A difficult but necessary question I ask myself while looking at every single item I own is: “Why keep this?” Sometimes, the answer is a clear “there is no reason,” so off it goes into the sell or donate piles to address later. However, for everything remaining, of which this is now the fourth box of random action figures or objects, the question begs a little more nuance. Every object here should have a justification.
These justifications don’t have to be thorough.
Anything better than justification through cheap acquisition is fine. Purchasing anything cheaply is no reason to continue owning that object. While the object might have been a good deal at the time, the mental cost of thinking about having to own the object and the physical cost of storing the object can eventually become a raw deal over time, no matter how small, when considering large collections of things.
What are valid justifications, then?
I have three examples within this photograph:
- Plastic Man (lower corner)
- Surface-level justification: Purchased for nearly free at a price-by-pound thrift store.
- Good justification: I’d like to see something with Plastic Man. Maybe I’ll like this currently obscure character?
- Ent (middle)
- Surface-level justification: Purchased cheaply at a thrift store. While I don’t care about LOTR, I have wanted to do a proper photograph of this figure for years…
- Good justification: I would still like to do so.
- Plastic tubing (left)
These justifications reminded me of something.
We’re superficially owned by objects. I could re-purchase any of these objects for a meager price with enough time. Only the playset pieces might require any significant time or money to reacquire. When I consider the price of land “ownership,” objects that were “nearly free” are no longer are “nearly free” if they cost a certain price per square footage. Some excess is fine. The space that Plastic Man toy will take up for another year, maybe square-inch and not-even ounce, isn’t that bad.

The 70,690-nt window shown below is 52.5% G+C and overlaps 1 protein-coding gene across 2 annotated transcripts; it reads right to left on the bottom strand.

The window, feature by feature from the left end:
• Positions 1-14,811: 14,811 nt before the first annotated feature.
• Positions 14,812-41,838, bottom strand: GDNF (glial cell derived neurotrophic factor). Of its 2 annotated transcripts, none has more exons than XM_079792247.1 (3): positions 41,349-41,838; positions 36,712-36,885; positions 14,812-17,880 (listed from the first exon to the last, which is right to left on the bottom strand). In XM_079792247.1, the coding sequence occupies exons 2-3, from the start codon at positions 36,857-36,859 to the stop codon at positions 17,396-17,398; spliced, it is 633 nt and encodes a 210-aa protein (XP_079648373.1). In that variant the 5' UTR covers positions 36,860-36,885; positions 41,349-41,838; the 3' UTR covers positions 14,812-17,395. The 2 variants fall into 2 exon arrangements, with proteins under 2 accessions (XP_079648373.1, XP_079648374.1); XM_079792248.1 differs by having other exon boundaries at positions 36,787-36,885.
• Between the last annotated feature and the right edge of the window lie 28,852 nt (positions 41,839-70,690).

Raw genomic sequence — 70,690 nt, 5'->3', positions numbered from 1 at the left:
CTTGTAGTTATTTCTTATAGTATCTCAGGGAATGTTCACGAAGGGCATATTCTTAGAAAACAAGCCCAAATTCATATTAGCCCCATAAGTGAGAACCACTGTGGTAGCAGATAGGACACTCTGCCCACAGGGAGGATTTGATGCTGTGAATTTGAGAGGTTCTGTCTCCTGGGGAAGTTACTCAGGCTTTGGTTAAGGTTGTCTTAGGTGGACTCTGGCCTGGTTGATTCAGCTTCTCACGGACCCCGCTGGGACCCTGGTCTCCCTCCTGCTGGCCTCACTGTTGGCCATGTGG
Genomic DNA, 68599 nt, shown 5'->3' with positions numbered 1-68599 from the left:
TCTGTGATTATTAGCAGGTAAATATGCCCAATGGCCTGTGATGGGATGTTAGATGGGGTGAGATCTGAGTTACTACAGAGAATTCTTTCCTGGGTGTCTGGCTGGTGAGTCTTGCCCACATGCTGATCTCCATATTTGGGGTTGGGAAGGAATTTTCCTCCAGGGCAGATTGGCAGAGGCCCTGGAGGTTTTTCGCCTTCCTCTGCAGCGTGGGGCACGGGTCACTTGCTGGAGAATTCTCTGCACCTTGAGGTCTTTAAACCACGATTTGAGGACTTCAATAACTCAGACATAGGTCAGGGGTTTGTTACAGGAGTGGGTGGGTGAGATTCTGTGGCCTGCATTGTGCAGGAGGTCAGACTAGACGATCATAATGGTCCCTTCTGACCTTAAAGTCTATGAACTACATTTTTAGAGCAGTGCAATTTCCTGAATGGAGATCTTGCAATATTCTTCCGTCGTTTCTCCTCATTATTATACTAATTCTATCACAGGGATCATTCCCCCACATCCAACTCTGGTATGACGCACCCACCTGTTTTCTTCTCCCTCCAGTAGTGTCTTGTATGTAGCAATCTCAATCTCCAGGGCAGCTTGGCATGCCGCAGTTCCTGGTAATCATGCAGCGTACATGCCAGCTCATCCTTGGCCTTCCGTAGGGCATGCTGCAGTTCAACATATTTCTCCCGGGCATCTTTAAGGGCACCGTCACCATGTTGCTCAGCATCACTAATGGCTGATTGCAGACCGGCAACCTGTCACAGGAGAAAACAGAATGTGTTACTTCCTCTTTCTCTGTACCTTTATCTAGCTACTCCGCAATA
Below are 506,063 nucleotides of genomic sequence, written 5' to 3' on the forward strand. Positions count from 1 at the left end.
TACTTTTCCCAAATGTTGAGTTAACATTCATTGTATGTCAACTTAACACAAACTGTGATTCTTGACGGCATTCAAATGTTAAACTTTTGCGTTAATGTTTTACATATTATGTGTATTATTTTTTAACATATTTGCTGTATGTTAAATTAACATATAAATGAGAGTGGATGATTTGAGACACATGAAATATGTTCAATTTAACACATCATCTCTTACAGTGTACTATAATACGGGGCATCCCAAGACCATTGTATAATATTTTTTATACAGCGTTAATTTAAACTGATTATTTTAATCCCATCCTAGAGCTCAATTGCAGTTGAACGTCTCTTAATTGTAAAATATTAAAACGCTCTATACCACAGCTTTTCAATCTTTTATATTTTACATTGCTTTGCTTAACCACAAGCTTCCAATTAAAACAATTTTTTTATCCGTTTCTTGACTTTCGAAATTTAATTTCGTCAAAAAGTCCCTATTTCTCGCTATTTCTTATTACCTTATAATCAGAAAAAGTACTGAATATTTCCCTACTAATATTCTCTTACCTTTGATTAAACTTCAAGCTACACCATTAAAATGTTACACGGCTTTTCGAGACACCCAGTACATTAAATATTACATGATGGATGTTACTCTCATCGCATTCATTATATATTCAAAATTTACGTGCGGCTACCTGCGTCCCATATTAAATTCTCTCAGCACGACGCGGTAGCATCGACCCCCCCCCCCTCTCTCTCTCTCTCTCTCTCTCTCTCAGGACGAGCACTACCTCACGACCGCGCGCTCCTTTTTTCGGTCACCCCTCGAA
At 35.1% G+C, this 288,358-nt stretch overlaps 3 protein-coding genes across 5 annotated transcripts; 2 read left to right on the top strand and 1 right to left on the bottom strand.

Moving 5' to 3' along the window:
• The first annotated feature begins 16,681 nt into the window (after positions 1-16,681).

Currently, I’m just asking easy questions to my clutter.
Another good question is: “what value [do you/does this] provide to me?” That may sound cruel and harsh, but that’s just because hoarders like myself tend to accidentally personify objects or value everything equally. This exercise might start slow, especially if we can’t state the answers meaningfully. An object might hold some utilitarian value, vague nostalgic memories, or aesthetic pleasantries. The object might remind us of some inspirational situation/character or has some untapped potential. These are all perfectly fine justifications.
Just remember: none of these justifications should weigh us down.
I never understood the introduction to El Topo, where a mysterious man tells his son to bury his childhood toy, until now: I have to bury my childhood toys.
|Sources: My personal experiences.|
|Inspirations: I was working out some more professional things at the library and needed to purge out these thoughts. I was thinking about El Topo a little that day, and I’m happy with how it became a poignant stinger conclusion.|
|Related: Other Moving Zeal essays.|
|Photo: Controlled clutter?|
|Written On: December 3rd [1 hour]|
|Last Edited: December 12th [15 minutes] – Word counters are all different. Word, for example, counts numbers whereas WordPress doesn’t. Since this website uses WordPress, I took the differing word count as an excuse to tighten up the word choices. Much better.|